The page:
Deepmapping Kildare

[Please note that this is the fourth of nine guest blog posts written by our 3rd yr Single Hons / Major students. Feel free to add constructive comments!]

My name is Pat Reid and I’m a third year student at NUIM majoring in geography and with Celtic studies as my minor subject. As part of third year I have to complete a thesis consisting of ten to fifteen thousand words. The topic I’ve chosen for my project is probably going to be called something like ‘Can the basis of deepmapping be used following large-scale development projects to both, promote public awareness of, and further scientific understanding of, a place?’ The plan is to produce a form of ‘deepmap’, a word, map and art based report, on a section of the Kildare town bypass. The ‘deepmap’ will attempt to show the progression of the history of the subject area, from the prehistoric to present historic events, using all available media to compile it. It will draw upon written archives, including archaeological reports and historical journals, available images, including photographs, paintings and maps and other varied sources including local knowledge, folklore and poetry when available. This ‘deepmap’ will hopefully provide an in-depth view of the area’s historic development, an almost three-dimensional sense of how the place has progressed through time in light of its recorded history.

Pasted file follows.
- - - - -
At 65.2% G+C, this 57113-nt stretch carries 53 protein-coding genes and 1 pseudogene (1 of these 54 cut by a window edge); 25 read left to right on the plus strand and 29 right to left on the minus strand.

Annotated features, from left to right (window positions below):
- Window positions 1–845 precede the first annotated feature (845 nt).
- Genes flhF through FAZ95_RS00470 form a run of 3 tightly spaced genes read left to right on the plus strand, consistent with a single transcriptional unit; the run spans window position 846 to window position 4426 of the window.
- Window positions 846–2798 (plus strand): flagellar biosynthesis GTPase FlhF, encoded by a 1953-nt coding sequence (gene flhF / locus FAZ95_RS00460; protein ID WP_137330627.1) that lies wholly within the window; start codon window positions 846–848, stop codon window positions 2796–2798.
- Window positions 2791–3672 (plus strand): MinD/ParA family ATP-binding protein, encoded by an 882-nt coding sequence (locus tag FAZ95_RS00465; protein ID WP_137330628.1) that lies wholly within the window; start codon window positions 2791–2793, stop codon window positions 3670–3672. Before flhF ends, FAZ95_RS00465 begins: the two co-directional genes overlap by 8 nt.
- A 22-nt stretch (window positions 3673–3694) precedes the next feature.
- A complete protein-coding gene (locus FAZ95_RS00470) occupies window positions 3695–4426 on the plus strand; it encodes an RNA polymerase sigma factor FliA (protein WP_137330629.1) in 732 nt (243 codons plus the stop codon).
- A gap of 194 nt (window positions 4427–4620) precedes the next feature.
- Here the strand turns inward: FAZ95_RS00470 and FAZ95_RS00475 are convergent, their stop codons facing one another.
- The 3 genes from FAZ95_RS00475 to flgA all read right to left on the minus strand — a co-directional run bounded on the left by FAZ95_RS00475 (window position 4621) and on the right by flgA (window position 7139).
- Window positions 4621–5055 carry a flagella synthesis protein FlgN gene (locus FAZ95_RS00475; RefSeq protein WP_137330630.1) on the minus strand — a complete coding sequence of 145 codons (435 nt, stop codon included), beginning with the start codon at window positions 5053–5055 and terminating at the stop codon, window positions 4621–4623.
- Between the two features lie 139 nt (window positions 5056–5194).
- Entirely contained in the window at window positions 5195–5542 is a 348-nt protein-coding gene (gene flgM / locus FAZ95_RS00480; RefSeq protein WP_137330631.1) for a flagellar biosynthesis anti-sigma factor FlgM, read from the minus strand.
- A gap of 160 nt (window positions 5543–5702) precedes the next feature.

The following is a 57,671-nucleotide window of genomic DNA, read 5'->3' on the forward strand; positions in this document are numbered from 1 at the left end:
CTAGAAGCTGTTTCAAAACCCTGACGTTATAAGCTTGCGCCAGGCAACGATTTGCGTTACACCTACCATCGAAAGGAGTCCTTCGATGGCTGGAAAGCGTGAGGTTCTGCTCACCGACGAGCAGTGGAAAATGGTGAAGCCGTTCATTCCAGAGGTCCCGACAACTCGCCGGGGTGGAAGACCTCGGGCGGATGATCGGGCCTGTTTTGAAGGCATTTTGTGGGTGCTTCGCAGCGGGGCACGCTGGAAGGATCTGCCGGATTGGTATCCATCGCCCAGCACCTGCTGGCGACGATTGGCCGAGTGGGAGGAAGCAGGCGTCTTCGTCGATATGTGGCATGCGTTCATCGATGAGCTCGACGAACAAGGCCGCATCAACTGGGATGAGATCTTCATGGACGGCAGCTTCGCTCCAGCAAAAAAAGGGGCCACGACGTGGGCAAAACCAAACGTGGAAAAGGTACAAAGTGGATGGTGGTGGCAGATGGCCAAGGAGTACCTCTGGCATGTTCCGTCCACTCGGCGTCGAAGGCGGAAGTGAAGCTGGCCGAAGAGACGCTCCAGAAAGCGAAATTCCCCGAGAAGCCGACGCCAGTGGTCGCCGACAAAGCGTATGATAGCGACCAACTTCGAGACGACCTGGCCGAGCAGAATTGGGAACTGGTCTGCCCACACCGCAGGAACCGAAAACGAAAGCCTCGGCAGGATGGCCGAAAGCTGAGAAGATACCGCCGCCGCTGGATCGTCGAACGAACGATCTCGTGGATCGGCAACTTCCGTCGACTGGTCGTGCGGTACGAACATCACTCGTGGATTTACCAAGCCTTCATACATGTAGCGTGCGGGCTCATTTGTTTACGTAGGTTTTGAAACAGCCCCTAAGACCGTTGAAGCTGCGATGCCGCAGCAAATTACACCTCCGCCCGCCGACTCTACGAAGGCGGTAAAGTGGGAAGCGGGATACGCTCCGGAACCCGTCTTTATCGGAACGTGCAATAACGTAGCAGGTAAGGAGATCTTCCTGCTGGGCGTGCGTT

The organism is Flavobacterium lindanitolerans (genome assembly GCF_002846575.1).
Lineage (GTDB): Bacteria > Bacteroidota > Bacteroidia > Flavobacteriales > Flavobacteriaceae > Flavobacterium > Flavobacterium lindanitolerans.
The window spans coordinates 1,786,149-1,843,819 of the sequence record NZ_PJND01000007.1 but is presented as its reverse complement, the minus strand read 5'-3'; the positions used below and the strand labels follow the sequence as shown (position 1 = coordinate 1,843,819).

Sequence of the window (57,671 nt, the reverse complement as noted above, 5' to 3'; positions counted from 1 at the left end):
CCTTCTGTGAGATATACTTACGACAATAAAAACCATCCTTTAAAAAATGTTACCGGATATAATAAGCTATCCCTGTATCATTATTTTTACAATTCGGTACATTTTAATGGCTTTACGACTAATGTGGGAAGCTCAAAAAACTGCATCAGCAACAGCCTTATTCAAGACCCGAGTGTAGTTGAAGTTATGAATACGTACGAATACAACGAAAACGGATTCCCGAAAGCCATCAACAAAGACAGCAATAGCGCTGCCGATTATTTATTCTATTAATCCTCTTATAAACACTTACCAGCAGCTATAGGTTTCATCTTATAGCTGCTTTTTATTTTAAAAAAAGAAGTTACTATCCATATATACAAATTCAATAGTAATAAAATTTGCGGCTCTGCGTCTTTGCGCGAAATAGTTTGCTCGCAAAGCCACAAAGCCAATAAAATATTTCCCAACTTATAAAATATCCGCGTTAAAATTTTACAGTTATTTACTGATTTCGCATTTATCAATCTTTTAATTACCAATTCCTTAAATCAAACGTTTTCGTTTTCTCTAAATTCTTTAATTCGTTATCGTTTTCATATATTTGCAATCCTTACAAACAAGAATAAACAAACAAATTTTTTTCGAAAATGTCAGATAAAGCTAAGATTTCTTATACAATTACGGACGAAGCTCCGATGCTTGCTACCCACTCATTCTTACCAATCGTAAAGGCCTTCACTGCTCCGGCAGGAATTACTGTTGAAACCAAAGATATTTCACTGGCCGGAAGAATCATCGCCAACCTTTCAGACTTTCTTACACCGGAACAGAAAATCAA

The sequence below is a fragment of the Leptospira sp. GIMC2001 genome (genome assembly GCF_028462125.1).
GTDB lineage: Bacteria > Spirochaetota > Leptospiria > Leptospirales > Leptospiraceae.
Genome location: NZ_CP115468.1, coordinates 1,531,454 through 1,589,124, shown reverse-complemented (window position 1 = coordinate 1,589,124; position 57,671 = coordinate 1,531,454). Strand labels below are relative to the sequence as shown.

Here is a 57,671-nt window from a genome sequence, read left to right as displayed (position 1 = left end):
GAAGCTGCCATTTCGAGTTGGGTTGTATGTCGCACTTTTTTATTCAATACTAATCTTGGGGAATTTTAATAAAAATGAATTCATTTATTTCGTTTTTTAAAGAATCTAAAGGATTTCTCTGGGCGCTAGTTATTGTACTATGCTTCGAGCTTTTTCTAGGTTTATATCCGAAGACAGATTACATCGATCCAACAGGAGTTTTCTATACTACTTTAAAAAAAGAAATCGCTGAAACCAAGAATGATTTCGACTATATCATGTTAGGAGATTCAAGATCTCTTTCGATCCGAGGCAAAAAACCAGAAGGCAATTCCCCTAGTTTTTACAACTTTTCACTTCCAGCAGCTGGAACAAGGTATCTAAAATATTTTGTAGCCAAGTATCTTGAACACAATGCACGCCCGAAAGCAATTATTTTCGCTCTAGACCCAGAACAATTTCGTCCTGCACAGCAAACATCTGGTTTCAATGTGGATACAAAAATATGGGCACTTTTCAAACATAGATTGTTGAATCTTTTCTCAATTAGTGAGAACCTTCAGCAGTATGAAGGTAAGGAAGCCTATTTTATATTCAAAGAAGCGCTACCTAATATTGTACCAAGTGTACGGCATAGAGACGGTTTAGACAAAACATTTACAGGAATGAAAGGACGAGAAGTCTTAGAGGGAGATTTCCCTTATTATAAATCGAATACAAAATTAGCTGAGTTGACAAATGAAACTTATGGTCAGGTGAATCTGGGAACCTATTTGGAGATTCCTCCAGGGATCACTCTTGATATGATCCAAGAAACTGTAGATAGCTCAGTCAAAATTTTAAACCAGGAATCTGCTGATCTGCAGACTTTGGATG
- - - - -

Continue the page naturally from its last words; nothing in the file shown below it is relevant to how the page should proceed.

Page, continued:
The purpose of the project is two-fold. Firstly, to assess the viability and usefulness of producing such a ‘deepmap’ in regard to raising the local public’s awareness of the history of a place. Secondly, to establish if new knowledge can be gleaned as a result of compiling such a ‘deepmap’ – to further the social, political, economic and cultural understanding of the area involved and its context in the history of the larger area. I would also like to ascertain if this information could be useful to both historians and geographers.

The completed report will be submitted to ten people for review. This will include five professionals with an interest in various aspects of the ‘deepmap’. These will include a historian, an archaeologist, a heritage officer, a coucillor and a geographer. It will also be given to five locals with an interest in the history of their area. The participants will then be interviewed and/or surveyed to obtain their feedback on the report. The main objective is to ascertain if such ‘deepmapping’ would be beneficial to, and could be included in, the remit for proposed large infrastructural and construction projects. Such ‘deepmaps’ could be displayed in local heritage centres, museums or libraries following completion. The feedback will be analysed to decide if this proposed style of post-excavation, historic document could be a viable and useful addition to the construction development process.

My interest in the area stems from a decade spent working as an archaeologist on road-building projects of the ‘Celtic Tiger’ era. Most of the information uncovered during the archaeological process is again reburied in museum cabinets and academic journals and the proposed ‘deepmaps’ could aid in presenting this information to the public in a fresh and accessible manner.

Happy new year everybody!

Pat Reid

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